The crud has put me a bit behind but I'm going to try to finish out the A to Z Challenge before the end of the month, so post will be appearing randomly over the next week. Check back often to see what happens!
Thanks for stopping by and I'll see you in the garden! or Orchard...

Sunday, April 17, 2016

Milkweeds and Monarch for the M

One of my favorite past times as a child was watching bugs, rolly pollies,Bees, Butterflies and of course lightening bugs, fireflies for those not native to the South. Now these things that represent the warm sunny days of my childhood are disappearing from our landscape.  With our love of lush green lawns, factory farms and the loss of the wild places we also loose a piece of ourselves, we are robbing our children of summer joy of watching the butterflies flit from plant to plant. Butterflies are the third most populous pollinator, so not only are they beautiful they are important to our food system.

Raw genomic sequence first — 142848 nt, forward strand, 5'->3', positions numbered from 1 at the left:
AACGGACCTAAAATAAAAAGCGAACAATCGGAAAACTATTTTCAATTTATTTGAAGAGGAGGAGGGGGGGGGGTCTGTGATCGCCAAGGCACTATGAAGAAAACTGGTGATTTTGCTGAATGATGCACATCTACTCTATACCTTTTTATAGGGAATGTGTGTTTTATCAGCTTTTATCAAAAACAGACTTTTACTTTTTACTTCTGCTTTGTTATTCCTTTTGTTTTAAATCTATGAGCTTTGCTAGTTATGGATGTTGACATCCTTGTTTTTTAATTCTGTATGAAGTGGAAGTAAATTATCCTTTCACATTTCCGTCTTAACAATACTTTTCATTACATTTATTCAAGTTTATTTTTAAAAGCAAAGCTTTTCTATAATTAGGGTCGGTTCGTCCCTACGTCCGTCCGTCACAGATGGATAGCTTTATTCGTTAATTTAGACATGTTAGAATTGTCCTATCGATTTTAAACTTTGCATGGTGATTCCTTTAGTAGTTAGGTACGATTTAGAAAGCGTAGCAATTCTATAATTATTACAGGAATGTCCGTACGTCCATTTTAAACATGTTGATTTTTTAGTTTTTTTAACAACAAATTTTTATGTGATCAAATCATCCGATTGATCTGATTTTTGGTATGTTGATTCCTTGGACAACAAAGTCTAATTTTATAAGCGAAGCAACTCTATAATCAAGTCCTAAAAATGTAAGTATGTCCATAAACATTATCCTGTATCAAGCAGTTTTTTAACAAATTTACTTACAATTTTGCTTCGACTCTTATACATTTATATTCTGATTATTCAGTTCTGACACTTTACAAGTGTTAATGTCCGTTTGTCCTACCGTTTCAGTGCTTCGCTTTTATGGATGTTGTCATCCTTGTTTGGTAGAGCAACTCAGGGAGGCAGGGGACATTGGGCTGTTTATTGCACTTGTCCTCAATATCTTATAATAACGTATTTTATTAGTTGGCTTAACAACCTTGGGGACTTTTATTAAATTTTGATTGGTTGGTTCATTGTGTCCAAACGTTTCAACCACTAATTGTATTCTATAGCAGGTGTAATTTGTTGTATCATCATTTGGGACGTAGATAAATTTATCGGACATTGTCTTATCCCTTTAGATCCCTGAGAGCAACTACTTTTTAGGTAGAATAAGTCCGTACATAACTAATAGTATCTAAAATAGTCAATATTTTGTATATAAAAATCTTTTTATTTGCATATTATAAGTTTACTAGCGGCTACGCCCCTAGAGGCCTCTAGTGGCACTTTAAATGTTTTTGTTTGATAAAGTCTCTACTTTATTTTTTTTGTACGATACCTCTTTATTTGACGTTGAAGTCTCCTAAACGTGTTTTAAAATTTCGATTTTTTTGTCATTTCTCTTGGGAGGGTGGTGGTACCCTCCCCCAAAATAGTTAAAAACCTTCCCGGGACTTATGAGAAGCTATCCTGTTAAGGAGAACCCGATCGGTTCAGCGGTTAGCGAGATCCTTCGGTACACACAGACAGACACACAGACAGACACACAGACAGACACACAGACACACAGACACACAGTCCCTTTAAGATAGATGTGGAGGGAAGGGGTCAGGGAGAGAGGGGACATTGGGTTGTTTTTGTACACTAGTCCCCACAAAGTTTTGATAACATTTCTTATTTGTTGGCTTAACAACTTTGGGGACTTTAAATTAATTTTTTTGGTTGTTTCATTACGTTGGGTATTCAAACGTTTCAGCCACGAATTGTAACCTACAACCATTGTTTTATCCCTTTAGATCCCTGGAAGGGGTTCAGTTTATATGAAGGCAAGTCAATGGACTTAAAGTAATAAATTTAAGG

Why is are Monarchs and other pollinators dying off? Deforestation, loss of habitat and the over use of glyphosate, Round up to me and you. These days Round up is used everywhere, it's even built into our corn and soy seeds to tolerate being sprayed with it. It's used along roads and in your yard. We have become a society that doesn't understand the importance of what we now see as "weeds". One of the main plants they are seeing major loss in, is the Milkweed. Doesn't sound too bad does it, to lose a weed. What if that weed is the only plant that Monarchs Caterpillars eat? Then it's a problem!
Image result for milkweed plant

I heard that milkweed is poisonous, and you still think I should have it my garden or yard? Yes, It is very poisonous to Animals and People but it's not something that you would be harvesting or handling. It's for the caterpillars remember. And the ingestion of the plant along with the showy colors are what keeps them from being eaten by birds and other animals. It's best to plant it in an area away from normal traffic, just to be safe.